Sun, 15 Jan 2012
Capitalism - What is It?

The word "capitalism" is thrown around a lot just now, primarily because it may or may not be on its last legs, depending on who you ask. If, indeed, we can call our economic system "capitalism" at all. So it's a good idea to try and make sure we understand what we mean when we talk about it. This is why I am always grateful to read a well considered and non-ideological summary of the system. Never the final say of course, but a brick in the wall of understanding.

I subscribe to John Kay's blog because he posts well reasonable discourses on things like this. His take on capitalism emphasises the shift that took place separating ownership from actual control. Ownership diffusing through shareholding and control moving to a professional managerial class and a corporate bureacracy :

So the business leaders of today are not capitalists in the sense in which Arkwright and Rockefeller were capitalists. Modern titans derive their authority and influence from their position in a hierarchy, not their ownership of capital. They have obtained these positions through their skills in organisational politics, in the traditional ways bishops and generals acquired positions in an ecclesiastical or military hierarchy.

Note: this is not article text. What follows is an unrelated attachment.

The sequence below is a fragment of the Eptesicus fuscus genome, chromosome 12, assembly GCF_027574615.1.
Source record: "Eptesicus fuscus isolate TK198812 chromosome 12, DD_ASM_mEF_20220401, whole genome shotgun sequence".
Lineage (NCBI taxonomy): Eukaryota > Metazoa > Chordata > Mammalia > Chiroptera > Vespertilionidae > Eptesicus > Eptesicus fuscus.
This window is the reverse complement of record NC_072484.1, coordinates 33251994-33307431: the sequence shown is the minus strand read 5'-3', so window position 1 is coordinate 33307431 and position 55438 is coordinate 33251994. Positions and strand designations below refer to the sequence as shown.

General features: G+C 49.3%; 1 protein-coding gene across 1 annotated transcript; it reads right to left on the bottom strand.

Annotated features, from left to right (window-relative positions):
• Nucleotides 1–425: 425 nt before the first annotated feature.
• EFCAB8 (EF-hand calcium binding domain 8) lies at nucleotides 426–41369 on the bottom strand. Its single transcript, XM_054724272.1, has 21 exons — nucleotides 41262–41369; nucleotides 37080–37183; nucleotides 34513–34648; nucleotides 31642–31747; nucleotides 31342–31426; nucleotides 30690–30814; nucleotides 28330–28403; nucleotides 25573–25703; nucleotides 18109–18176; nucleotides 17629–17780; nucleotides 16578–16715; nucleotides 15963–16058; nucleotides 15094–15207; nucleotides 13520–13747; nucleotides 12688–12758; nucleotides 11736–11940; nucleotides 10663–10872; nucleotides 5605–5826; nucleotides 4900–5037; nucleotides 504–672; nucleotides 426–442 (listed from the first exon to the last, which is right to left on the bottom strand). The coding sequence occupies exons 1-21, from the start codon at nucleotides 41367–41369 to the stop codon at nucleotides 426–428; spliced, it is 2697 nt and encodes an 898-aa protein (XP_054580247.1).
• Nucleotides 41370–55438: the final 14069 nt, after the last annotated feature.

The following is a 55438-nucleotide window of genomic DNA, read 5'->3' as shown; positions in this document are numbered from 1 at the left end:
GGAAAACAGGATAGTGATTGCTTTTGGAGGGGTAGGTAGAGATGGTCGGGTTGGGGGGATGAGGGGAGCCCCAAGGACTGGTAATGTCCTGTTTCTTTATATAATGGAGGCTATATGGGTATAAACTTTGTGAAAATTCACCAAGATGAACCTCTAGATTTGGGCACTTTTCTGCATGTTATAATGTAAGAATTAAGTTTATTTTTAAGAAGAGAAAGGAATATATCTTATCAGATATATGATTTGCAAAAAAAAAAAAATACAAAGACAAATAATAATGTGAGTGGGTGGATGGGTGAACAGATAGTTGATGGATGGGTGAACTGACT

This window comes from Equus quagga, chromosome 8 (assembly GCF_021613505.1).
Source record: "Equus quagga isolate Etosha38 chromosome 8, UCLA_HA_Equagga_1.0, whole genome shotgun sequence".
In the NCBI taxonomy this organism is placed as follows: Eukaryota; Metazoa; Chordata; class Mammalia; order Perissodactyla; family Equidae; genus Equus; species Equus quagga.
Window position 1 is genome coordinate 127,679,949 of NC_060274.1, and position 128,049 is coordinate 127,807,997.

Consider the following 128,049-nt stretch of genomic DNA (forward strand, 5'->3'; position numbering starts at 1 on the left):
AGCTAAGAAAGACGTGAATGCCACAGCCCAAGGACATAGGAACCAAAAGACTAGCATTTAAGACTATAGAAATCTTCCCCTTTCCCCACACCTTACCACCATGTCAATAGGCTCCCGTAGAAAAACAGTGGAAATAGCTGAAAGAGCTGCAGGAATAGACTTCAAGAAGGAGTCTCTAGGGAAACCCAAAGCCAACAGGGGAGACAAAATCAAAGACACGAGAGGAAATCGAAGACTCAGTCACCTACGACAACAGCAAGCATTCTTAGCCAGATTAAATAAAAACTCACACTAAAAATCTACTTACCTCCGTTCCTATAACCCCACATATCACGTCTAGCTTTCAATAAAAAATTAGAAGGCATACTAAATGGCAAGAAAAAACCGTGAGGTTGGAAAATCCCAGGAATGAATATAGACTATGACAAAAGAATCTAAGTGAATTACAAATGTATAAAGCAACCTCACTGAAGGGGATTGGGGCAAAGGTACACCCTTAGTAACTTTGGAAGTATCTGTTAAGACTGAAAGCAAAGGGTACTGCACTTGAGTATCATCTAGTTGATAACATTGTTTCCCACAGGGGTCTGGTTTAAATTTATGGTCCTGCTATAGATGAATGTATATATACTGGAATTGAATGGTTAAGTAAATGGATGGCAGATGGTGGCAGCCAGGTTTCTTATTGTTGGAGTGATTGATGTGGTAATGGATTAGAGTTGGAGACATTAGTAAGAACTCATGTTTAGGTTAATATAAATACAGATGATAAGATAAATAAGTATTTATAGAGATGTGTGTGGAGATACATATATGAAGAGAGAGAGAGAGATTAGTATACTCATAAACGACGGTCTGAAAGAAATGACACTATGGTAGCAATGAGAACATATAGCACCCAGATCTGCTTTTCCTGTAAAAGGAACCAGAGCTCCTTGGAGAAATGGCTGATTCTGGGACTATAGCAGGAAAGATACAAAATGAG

Kay's article Let's talk about the market economy is concise and worth reading.

In a slightly different vein, he also recently wrote a review of a book called Good Stategy/Bad Strategy by Richard Rumelt. Business book sections have more than their fair share of rubbish it appears, but this book sounds better :

Declining market share or inadequate profitability is not the problem, but the symptom of the problem. But in business, as in the surgery, such diagnosis is frequently uncomfortable and embarrassing. And self-examination demands honesty which is particularly difficult to achieve in groups of competitive individuals. It is easier to announce aspirations, or to luxuriate in fluff. Then you seek “buy-in” to your bad strategy. That process saves thought and minimises disagreement.

Kay is a severe critic of the current financial system and most of his criticisms ring true to me. A lot of people are making similar arguments but Kay does so in a clearer and, dare I say it, saner way than many. This is a desire to fix the system not destroy it.

"Capitalism" working properly, fairly and for the common good.

John Kay : accessible & relevant economics